Heartworm...it's serious

Heartworm is a potentially serious and deadly disease but fortunately is also a completely preventable disease.

Keep your dog healthy and happy and free from worms: see your team @ The Pines Vet

Keep your dog healthy and happy and free from worms: see your team @ The Pines Vet

We show you what the signs to look out for if your pet has worms, and how they can be treated:

Heart worm disease is caused by parasitic worms that transmitted to primarily dogs, but also cats, by the bite of an infected mosquito. It takes these parasitic worms 6-7 months to mature and migrate to the major vessels of the heart and lungs. The adult worms then breed and produce their offspring, known as microfilaria, which can be found in the blood stream. A mosquito then bites the infected dog or cat and becomes infected with the microfilaria. The heart worm requires an incubation period in the mosquito before being able to infect other animals and thus continuing the cycle.

It only takes one bite from an infected mosquito to cause heartworm infection and there is no other way for dogs to contract the disease.  Unfortunately even completely indoor pets are at risk as there is no full proof way to keep these pesky critters out of ours houses and homes, even with fly screens.  Hence why prevention is so important. Heartworm is a specific parasite that affects dogs, less frequently cats and a few other small mammals. In very rare cases, it has been reported in people causing lesions in the lung but it can’t complete its life cycle and produce microfilaria. 

Initially, there are few signs of infection in dogs. However as the heartworm/s grow and mature they crowd the heart and lungs and disease results from predominately the obstruction of the flow of blood due to their presence.  Most dogs develop a persistent dry cough and typically this occurs when half the lung capacity is affected. Over time dogs become less tolerant to exercise, become listless and weak, can start to lose weight and there coat condition changes. Advanced cases often present in heart failure with difficulty breathing, distended abdomens, major organ destruction has occurred and when left untreated is almost always fatal.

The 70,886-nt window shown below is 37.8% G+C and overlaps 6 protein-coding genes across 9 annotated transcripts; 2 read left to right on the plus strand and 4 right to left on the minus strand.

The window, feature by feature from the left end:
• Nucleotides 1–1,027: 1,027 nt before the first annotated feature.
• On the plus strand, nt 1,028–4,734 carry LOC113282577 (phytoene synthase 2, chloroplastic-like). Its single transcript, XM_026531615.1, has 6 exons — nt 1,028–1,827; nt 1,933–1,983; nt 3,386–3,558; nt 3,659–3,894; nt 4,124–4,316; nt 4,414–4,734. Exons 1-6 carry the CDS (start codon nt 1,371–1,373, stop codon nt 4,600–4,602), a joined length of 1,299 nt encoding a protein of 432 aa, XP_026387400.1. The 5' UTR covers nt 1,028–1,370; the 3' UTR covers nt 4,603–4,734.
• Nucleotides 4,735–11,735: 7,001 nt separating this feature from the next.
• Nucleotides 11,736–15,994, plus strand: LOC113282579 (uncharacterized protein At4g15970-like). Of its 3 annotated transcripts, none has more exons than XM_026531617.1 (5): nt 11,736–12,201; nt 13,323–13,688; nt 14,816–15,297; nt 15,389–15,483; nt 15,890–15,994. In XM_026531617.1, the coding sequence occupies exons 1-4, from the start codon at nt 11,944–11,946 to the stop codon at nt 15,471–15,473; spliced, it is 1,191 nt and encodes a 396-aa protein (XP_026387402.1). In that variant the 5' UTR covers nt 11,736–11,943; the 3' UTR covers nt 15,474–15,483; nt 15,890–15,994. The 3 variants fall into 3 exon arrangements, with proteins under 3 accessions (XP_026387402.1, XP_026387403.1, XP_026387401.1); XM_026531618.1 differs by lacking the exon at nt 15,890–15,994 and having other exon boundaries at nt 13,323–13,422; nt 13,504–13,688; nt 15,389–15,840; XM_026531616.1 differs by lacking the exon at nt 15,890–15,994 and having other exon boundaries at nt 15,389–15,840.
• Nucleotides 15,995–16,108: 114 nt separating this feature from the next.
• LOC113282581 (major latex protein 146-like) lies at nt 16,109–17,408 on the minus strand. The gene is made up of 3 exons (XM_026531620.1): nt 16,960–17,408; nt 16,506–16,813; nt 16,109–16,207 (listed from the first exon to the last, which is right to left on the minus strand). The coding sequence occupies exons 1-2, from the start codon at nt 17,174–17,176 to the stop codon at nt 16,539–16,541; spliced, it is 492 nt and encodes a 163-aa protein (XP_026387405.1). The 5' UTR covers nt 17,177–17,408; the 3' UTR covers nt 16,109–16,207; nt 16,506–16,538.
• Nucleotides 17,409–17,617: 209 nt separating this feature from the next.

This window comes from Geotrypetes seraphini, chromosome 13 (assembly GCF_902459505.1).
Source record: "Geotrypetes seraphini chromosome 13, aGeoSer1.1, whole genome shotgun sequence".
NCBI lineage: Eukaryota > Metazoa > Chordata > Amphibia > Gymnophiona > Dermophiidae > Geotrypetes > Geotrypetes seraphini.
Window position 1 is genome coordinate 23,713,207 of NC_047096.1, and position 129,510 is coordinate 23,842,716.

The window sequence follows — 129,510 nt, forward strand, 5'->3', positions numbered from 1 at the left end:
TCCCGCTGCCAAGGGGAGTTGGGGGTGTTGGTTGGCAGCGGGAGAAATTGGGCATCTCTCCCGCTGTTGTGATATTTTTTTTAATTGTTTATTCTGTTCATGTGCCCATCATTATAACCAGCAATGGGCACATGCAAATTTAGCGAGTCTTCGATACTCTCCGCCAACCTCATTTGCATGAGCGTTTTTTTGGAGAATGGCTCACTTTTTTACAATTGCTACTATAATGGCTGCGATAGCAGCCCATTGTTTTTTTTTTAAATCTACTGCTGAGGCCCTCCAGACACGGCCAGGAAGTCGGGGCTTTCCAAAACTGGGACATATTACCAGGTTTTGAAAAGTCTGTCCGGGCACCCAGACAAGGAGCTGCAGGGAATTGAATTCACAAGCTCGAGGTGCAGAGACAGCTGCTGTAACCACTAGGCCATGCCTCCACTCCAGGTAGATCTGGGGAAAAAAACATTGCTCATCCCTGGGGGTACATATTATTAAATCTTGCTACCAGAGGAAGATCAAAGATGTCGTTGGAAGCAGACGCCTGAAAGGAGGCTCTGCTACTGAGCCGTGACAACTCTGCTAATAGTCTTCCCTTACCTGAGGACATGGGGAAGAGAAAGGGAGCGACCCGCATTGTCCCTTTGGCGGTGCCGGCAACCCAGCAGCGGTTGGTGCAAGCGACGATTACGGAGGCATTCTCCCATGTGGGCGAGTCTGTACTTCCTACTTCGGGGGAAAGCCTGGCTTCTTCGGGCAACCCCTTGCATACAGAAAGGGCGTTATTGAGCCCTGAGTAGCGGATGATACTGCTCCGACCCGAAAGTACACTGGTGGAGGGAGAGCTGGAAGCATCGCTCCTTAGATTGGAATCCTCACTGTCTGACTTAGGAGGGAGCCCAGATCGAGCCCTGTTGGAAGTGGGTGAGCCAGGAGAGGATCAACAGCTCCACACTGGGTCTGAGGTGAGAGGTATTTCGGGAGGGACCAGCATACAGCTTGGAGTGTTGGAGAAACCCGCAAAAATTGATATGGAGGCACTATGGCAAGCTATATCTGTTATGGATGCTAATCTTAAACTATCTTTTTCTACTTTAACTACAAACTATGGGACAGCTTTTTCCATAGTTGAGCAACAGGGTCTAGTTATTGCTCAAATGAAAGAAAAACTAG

Cats are a little different in that they show very few signs of disease. This is because disease predominately arises due to an inflammatory reaction generated by the presence of the worms. On occasions they may be vaguely unwell or present in heart failure but typically the main sign is sudden death. This is because a very low burden of just 1 or 2 worms can be fatal.

Screening for heartworm disease in dogs is relatively easy but can be more challenging in cats. In dogs a very accurate blood test can be performed at the vet clinic with results available before the end of a visit. A second blood test however maybe required 6 months later to ensure that your pooch is heartworm negative (this is due to the long development period to an adult heartworm). In cats the blood test isn’t as accurate as often disease can be the result of just one worm. False negatives are common, so further imaging (radiographs and ultrasounds) maybe required when the disease is suspected.

There is certainly treatment for dogs with heartworm infection but it’s not without its risk and potential complications. It is often a lengthy process which requires regularly rechecks at the vets and can become quite expensive in comparison to prevention. Cats can be very difficult to manage as they can’t receive the same treatment as dogs as this can be fatal, in some cases very invasive risky lifesaving surgery is required.

Heartworm disease is completely preventable. Dogs, ranging from 5-50kg, can be protected against heartworm for 12 months with a once a year injection for a little less than the average weekly cup of coffee. There are also monthly tablets and spot on treatments available but your pets are at risk of infection if even just 1 month is missed. If you’re unsure on your pet’s heartworm prevention status come in and see us to discuss your pet’s options at The Pines Vet.